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U.S. to play in snow volleyball tour, led by 4-time Olympian

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When USA Volleyball asked four-time Olympian Lloy Ball to put together a team for a snow volleyball tournament in Moscow this week, the 2008 gold medalist was eager to accept.

Never mind that he’s never played on the snow before.

Or that, at 46, he’s not a likely candidate for the U.S. Olympic team if the discipline is eventually added to the Winter Games.

“I’ve been playing volleyball my entire life. It would just be an amazing feeling to know that me and my friends would be able to help volleyball grow,” Ball said. “To help be one of the forefathers, to get another discipline of volleyball into the Olympics, it would be awesome.”

The son of a volleyball coach and a member of the U.S. indoor team that won gold in Beijing, Ball played professionally in Russia for six years and was a natural choice to be a part of first American team to play on the European snow volleyball tour. After what he is calling an exploratory mission, he hopes to report back to the national governing body on how it can help the sport grow.

The ultimate goal: helping snow volleyball earn a spot in the Olympics — perhaps by 2026.

“We want to climb this mountain step by step. We do not want to rush,” said Fabio Azevedo, the general director of the sport’s international governing body, adding that snow volleyball will join the Olympics “as soon as the discipline has an amazing relevance in the world.”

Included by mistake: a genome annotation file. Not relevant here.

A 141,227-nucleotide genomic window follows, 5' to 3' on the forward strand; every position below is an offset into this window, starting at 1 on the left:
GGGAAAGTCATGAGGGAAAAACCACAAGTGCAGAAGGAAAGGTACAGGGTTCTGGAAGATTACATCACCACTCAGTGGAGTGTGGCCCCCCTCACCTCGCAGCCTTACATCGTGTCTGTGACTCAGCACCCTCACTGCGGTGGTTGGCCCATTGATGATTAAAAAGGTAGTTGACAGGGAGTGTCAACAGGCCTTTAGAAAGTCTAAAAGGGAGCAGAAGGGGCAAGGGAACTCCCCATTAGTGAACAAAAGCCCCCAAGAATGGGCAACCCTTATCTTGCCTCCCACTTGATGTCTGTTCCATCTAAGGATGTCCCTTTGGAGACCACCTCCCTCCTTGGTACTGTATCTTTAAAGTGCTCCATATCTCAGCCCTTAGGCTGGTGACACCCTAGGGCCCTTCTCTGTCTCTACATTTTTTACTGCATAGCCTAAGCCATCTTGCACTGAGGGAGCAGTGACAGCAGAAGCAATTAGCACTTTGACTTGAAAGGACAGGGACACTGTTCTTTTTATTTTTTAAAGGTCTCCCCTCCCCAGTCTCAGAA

“We have our road map, we have our timeline,” he said. “We really believe it is premature now to mention anything about Winter Olympic Games. I cannot say to you 2026 is realistic or not.”

Still, they are plowing ahead.

After a demonstration at the PyeongChang Olympics, the European governing body held its first snow championships in March. With its 2018-19 tour starting this weekend in Moscow it has invited teams from the United States to compete. (Teams from Kazakhstan and Brazil were also offered wild-card entries.)

Knowing that he spent time in Russia and would make a good ambassador, USA Volleyball chief Jamie Davis called Ball, who remains active as a coach and a semi-pro grass and beach volleyball player. He pulled together a team with Will Robbins, Kevin Owens and Tomas Goldsmith.

Although they have been training outside in Indiana to get used to the cold, the first time they will play on a snow court will be in Moscow.

“I’m going to rely on my massive amount of repetition and skill training and experience,” Ball said with a laugh. “Hopefully we won’t embarrass ourselves too badly and hopefully we’ll know what to do better next time. I’m going to come back and sit down with Jamie, and maybe say ‘Hey, this is something that can take off.’”